Content (con-tent‘): A state of peaceful happiness….
I’ve photographed Mt. Whitney from the Alabama Hills in sunlight and moonlight, in scorching heat and drifting snow. Sharing favorite spots here with a workshop group is as rewarding as a solitary night under the stars. I’ve never photographed in the Alabama Hills without feeling better afterward than I did when I started.
These feelings aren’t unique to the Alabama Hills; rather, they’re a benefit I’ve come to associate with all the locations I regularly photograph. While new locations are always a treat, visiting familiar terrain like the Alabama Hills, Yosemite, Mono Lake, Death Valley, the California coast, and the central Sierra foothills recharges me in a way not possible at a location that I’m trying to absorb for the first time. It’s like the difference between a quiet reunion with old friends and a raucous party with strangers: both have their place, but the reunion always elevates my spirits.
Content (con‘-tent): Substantive information or creative material….
With familiarity comes the knowledge that I’ll always be able to find something to photograph, regardless of the conditions. I can take my time, let my eyes search the terrain, probe every nook and cranny until something stops me. Everything at a familiar location settles comfortably into place, while at a new location my brain spins at it tries to process a seemingly infinite supply of unfamiliar elements while biased by a lifetime of viewing interpretations from other photographers. As stimulating as it might be, new input is a distraction to the creative process.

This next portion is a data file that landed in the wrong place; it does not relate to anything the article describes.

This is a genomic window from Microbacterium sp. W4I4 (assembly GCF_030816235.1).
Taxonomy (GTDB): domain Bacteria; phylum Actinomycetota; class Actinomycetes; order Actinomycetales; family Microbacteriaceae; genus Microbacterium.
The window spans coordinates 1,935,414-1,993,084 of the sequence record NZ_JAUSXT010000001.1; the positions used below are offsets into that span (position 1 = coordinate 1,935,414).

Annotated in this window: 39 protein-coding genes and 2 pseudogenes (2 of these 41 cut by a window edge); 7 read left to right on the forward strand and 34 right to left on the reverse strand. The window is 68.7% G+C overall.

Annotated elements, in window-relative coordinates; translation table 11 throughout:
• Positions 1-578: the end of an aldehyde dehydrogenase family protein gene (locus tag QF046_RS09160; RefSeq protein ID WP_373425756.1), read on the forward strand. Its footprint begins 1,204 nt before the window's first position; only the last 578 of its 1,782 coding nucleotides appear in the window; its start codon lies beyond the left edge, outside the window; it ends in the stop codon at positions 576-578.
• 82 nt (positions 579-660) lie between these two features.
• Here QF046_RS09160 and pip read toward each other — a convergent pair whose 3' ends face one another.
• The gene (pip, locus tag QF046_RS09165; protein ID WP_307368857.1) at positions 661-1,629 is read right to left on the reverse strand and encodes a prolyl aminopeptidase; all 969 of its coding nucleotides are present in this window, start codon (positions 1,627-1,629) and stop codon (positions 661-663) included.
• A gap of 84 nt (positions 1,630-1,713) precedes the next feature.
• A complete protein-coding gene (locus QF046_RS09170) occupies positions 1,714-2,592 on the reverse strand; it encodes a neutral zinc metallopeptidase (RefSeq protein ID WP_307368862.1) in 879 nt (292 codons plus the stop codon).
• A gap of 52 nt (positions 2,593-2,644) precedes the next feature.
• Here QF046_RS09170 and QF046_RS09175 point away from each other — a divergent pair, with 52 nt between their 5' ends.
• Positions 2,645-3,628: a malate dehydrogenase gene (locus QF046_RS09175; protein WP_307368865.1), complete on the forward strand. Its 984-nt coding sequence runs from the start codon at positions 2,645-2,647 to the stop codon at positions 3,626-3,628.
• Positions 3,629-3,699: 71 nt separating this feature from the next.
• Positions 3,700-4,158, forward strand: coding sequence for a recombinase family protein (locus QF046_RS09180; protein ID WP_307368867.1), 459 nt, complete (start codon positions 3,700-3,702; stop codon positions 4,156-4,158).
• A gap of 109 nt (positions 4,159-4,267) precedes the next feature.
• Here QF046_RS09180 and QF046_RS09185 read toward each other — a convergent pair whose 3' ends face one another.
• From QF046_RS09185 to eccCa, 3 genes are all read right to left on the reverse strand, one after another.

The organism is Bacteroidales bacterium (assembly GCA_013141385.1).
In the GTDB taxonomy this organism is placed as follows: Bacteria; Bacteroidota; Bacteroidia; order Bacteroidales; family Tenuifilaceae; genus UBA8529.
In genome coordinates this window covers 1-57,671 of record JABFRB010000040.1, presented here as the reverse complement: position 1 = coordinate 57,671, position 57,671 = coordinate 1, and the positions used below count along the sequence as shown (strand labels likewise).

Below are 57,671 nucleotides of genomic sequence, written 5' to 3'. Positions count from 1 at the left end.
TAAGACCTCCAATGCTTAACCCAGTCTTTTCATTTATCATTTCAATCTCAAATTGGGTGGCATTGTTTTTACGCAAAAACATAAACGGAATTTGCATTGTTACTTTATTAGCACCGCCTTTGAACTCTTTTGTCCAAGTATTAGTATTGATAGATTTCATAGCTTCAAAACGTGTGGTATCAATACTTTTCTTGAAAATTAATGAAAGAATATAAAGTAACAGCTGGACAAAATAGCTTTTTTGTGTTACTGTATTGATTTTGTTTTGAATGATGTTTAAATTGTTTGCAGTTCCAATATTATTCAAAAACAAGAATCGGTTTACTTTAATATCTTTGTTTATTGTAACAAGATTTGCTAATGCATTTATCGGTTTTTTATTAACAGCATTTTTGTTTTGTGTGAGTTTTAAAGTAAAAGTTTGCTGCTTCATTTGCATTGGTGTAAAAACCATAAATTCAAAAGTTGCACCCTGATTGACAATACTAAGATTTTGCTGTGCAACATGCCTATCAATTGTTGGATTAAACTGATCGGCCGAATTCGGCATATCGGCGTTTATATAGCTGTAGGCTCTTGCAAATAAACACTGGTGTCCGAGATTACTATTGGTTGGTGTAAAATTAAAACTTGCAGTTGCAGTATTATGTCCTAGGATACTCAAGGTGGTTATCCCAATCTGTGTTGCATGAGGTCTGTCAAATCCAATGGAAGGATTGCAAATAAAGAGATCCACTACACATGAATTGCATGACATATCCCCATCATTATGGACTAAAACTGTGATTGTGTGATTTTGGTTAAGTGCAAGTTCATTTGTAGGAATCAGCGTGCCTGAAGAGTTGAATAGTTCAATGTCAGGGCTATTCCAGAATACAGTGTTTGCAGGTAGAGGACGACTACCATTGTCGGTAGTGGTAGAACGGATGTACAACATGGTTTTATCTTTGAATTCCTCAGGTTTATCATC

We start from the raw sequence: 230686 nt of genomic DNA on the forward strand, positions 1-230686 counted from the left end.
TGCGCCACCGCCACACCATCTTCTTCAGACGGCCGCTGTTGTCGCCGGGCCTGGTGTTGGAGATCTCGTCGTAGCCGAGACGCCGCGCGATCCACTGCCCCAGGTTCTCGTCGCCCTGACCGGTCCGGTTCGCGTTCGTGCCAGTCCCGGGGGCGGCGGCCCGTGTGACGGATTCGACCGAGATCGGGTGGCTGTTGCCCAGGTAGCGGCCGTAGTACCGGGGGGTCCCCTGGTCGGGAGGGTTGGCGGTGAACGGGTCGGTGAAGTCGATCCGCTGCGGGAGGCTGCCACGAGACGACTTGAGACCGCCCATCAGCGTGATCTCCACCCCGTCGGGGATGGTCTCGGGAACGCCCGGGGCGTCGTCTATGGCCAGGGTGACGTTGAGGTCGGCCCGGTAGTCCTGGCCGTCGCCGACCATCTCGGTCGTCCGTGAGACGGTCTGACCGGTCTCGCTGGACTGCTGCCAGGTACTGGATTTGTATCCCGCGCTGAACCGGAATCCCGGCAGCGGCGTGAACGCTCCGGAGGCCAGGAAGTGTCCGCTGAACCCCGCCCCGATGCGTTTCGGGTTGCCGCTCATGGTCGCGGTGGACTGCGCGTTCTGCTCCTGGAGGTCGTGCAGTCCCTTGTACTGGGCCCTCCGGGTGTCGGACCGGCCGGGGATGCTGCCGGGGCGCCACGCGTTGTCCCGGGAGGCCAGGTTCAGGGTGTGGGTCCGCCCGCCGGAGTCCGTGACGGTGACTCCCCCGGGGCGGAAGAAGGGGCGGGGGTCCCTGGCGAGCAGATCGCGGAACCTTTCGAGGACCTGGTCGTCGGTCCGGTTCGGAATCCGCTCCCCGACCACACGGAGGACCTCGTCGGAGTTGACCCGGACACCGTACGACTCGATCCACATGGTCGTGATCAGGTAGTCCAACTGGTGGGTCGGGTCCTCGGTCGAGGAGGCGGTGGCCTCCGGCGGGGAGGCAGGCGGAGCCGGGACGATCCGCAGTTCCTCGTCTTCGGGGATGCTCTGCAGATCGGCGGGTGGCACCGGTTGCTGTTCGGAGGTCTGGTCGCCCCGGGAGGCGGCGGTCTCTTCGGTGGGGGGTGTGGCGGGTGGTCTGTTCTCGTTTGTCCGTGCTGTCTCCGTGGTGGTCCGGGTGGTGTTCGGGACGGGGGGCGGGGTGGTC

My goal, always, is to photograph a scene in a way that it’s never been photographed. That’s usually difficult (especially at many of the locations I photograph), but it seems impossible until I can process a scene and get comfortable with it, something that rarely happens in my first or second (or even third) visit. But each visit to familiar locations like the Alabama Hills seems to peel away additional layers of distraction, allowing me to see just a little deeper into whatever it is that makes that place special.
* * *
Sunrise light on Mt. Whitney, and a few minutes later on the Alabama Hills themselves, is a singular treat. The abrupt face of the Sierra towering over the terrain to its east creates rare opportunities witness the unfolding of a new day, as the sun’s first rays kiss the Sierra crest long before they reach observers below. The angle and quality of Mt. Whitney’s first light varies with season and conditions; as I’ve become more tuned to it, I’ve attempted to use this light to highlight the foreground for the larger scene.
Of course the prime show on this frigid morning last January was a full moon setting behind the snowcapped Sierra crest (Mt. Whitney, the highest point in the 48 contiguous United States, is the shark-tooth peak on the left). But rather than “settle” for that exquisite scene, I tried to complement the serrated peaks with the craggy and complementary contours of the nearby boulders. The warm sunrise light on the granite became my friend, creating extreme contrast that further emphasized rocks’ rugged character.